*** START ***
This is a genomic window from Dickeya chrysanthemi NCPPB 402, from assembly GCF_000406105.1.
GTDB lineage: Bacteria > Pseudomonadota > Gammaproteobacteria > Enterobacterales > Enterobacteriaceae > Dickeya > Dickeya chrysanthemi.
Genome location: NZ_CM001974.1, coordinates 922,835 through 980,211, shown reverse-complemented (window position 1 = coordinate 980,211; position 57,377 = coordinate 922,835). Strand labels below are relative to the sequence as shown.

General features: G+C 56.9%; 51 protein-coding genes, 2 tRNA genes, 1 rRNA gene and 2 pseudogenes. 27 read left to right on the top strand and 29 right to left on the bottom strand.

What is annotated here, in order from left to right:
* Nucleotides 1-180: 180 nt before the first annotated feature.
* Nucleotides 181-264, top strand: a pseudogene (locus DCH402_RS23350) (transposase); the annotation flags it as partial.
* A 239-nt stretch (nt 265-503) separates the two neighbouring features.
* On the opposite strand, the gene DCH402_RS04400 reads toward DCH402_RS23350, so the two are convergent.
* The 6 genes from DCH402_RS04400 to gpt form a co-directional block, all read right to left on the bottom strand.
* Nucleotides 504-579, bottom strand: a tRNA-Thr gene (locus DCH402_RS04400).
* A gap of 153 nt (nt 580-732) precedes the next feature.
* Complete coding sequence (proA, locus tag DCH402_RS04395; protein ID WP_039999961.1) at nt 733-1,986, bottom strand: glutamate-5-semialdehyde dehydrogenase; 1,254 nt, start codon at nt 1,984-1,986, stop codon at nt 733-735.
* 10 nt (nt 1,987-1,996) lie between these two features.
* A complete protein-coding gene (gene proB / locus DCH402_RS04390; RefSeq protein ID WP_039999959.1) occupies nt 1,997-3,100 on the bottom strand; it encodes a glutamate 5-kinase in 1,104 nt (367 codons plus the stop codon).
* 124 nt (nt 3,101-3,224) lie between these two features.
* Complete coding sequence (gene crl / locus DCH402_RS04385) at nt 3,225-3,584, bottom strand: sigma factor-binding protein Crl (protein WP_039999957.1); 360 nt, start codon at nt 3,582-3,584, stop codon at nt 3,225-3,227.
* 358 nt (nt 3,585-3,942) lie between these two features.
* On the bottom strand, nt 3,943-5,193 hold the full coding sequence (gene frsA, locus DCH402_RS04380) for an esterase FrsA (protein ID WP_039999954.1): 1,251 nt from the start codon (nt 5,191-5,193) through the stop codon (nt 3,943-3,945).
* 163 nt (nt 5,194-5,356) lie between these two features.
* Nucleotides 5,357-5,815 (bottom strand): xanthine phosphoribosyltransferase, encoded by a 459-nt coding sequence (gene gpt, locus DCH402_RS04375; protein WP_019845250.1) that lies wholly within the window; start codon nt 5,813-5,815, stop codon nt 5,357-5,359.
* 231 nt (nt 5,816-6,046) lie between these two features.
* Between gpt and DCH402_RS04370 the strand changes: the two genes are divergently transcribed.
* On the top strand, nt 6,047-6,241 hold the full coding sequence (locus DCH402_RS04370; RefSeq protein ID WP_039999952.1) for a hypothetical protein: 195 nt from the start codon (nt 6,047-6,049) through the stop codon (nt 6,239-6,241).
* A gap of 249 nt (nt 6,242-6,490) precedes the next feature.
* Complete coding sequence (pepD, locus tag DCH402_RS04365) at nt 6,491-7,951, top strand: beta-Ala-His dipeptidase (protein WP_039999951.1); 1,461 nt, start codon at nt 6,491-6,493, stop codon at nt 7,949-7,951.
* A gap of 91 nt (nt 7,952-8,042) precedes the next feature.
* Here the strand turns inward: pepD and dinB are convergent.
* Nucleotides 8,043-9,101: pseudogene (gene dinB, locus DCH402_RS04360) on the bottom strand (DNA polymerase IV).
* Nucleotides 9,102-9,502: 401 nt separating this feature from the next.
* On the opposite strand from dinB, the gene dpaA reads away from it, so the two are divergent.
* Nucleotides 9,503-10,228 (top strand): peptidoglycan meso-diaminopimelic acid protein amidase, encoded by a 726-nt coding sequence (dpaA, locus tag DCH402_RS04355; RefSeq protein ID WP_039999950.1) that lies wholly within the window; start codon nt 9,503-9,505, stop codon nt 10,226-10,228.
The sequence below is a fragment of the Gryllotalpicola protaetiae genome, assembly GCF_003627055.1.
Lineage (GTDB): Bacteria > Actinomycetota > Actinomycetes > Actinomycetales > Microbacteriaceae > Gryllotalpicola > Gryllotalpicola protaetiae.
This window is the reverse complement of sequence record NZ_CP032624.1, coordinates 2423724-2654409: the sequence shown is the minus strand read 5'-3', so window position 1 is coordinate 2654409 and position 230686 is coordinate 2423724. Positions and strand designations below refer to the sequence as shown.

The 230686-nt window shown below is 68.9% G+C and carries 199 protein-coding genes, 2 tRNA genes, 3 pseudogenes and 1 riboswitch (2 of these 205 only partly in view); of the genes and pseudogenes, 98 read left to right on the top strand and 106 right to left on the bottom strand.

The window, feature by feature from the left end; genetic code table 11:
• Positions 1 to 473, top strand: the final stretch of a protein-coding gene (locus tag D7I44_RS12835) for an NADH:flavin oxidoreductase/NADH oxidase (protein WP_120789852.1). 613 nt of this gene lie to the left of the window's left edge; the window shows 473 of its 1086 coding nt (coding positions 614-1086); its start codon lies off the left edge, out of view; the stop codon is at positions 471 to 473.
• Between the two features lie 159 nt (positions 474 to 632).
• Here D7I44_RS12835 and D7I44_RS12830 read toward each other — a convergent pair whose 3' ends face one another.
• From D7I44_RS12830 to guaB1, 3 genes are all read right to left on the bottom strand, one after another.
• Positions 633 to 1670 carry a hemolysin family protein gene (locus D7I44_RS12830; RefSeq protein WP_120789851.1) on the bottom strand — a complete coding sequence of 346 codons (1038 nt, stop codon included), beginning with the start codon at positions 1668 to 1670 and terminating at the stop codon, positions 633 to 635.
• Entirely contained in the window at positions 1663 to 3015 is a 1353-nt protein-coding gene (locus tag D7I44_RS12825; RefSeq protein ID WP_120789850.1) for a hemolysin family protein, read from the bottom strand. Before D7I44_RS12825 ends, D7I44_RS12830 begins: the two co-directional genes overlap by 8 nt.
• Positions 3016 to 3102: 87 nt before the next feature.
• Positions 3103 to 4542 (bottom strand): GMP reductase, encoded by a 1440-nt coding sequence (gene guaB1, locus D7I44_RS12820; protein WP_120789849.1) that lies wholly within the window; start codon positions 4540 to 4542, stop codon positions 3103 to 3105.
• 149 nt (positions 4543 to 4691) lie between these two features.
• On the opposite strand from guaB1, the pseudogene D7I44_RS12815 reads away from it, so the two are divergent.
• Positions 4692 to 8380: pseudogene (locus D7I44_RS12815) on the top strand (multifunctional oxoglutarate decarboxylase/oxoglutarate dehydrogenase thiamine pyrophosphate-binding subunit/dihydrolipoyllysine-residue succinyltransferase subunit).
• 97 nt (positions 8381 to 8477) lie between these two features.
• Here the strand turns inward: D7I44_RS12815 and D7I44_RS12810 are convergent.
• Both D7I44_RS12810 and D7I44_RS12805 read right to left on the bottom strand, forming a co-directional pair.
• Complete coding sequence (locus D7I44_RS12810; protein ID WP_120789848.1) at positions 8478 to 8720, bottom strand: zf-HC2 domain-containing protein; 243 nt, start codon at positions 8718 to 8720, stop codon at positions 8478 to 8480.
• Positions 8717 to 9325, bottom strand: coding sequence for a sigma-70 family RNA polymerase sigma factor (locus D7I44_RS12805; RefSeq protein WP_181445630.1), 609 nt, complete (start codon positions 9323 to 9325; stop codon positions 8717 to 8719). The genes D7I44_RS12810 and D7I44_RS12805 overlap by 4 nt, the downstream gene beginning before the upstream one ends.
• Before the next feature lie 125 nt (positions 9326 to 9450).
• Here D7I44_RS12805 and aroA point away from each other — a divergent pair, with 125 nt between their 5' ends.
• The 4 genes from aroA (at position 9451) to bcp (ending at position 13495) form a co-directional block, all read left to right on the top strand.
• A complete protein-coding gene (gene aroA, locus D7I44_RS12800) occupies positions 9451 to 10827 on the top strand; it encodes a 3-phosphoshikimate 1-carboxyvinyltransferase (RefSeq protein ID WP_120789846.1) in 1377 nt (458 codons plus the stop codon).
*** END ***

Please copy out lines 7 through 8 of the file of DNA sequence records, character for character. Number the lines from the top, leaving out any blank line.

* Nucleotides 181-264, top strand: a pseudogene (locus DCH402_RS23350) (transposase); the annotation flags it as partial.
* A 239-nt stretch (nt 265-503) separates the two neighbouring features.